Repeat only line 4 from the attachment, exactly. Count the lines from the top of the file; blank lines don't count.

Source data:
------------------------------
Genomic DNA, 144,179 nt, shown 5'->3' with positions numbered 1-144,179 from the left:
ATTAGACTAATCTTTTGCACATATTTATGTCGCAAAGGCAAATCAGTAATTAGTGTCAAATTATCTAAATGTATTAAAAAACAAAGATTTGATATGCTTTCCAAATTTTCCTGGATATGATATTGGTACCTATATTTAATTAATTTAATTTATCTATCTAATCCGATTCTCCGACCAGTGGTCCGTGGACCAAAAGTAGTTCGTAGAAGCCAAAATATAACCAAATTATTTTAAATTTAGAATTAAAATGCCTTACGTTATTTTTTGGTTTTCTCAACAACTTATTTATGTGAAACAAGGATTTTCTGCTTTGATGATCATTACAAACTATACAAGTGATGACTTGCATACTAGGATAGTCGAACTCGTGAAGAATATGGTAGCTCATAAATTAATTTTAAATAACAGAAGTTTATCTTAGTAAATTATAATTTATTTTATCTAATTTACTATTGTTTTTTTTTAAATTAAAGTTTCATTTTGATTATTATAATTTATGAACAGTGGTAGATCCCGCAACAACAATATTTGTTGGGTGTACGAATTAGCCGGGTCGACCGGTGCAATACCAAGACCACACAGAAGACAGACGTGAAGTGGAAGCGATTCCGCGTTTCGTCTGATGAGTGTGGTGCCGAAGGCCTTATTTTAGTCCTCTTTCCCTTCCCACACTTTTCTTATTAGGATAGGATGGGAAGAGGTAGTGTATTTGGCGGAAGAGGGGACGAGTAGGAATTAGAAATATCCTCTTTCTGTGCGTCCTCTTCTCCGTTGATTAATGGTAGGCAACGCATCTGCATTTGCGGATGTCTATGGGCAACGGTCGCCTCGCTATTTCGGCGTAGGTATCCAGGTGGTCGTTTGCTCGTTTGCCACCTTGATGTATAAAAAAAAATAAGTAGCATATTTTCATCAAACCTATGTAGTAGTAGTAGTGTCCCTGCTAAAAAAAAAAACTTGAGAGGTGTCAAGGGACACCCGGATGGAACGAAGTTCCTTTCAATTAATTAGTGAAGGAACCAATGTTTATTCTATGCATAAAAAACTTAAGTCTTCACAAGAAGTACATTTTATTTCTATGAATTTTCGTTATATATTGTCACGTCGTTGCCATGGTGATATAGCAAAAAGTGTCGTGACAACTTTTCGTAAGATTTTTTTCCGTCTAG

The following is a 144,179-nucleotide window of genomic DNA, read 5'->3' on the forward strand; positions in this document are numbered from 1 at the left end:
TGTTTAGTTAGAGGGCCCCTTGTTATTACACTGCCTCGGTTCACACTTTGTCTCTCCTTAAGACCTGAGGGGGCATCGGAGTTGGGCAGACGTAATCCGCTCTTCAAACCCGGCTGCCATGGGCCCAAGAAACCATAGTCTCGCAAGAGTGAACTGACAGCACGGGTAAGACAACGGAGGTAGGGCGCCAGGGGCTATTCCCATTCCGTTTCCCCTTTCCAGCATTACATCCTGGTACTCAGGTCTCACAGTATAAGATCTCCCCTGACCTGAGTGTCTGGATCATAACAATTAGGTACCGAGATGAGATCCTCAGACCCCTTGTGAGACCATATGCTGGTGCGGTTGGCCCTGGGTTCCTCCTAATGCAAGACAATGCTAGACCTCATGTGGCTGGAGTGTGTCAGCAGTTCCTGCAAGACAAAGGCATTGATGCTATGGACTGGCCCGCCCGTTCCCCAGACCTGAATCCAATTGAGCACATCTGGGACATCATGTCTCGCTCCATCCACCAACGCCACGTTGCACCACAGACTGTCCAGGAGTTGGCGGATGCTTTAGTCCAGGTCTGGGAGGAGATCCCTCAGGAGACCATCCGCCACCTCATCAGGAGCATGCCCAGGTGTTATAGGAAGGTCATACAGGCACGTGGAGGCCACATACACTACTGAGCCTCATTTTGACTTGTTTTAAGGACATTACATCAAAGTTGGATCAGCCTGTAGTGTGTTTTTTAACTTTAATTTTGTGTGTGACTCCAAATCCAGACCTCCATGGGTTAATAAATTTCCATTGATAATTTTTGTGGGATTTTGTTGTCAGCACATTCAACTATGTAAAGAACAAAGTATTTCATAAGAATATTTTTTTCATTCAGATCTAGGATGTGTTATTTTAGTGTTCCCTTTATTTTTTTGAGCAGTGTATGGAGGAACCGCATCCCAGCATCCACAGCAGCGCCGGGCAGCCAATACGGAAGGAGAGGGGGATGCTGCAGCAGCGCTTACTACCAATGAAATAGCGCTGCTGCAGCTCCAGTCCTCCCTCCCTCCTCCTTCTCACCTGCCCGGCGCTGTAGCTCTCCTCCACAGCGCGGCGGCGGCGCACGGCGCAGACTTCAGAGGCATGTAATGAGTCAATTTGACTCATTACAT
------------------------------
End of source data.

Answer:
TGTTTAGTTAGAGGGCCCCTTGTTATTACACTGCCTCGGTTCACACTTTGTCTCTCCTTAAGACCTGAGGGGGCATCGGAGTTGGGCAGACGTAATCCGCTCTTCAAACCCGGCTGCCATGGGCCCAAGAAACCATAGTCTCGCAAGAGTGAACTGACAGCACGGGTAAGACAACGGAGGTAGGGCGCCAGGGGCTATTCCCATTCCGTTTCCCCTTTCCAGCATTACATCCTGGTACTCAGGTCTCACAGTATAAGATCTCCCCTGACCTGAGTGTCTGGATCATAACAATTAGGTACCGAGATGAGATCCTCAGACCCCTTGTGAGACCATATGCTGGTGCGGTTGGCCCTGGGTTCCTCCTAATGCAAGACAATGCTAGACCTCATGTGGCTGGAGTGTGTCAGCAGTTCCTGCAAGACAAAGGCATTGATGCTATGGACTGGCCCGCCCGTTCCCCAGACCTGAATCCAATTGAGCACATCTGGGACATCATGTCTCGCTCCATCCACCAACGCCACGTTGCACCACAGACTGTCCAGGAGTTGGCGGATGCTTTAGTCCAGGTCTGGGAGGAGATCCCTCAGGAGACCATCCGCCACCTCATCAGGAGCATGCCCAGGTGTTATAGGAAGGTCATACAGGCACGTGGAGGCCACATACACTACTGAGCCTCATTTTGACTTGTTTTAAGGACATTACATCAAAGTTGGATCAGCCTGTAGTGTGTTTTTTAACTTTAATTTTGTGTGTGACTCCAAATCCAGACCTCCATGGGTTAATAAATTTCCATTGATAATTTTTGTGGGATTTTGTTGTCAGCACATTCAACTATGTAAAGAACAAAGTATTTCATAAGAATATTTTTTTCATTCAGATCTAGGATGTGTTATTTTAGTGTTCCCTTTATTTTTTTGAGCAGTGTATGGAGGAACCGCATCCCAGCATCCACAGCAGCGCCGGGCAGCCAATACGGAAGGAGAGGGGGATGCTGCAGCAGCGCTTACTACCAATGAAATAGCGCTGCTGCAGCTCCAGTCCTCCCTCCCTCCTCCTTCTCACCTGCCCGGCGCTGTAGCTCTCCTCCACAGCGCGGCGGCGGCGCACGGCGCAGACTTCAGAGGCATGTAATGAGTCAATTTGACTCATTACAT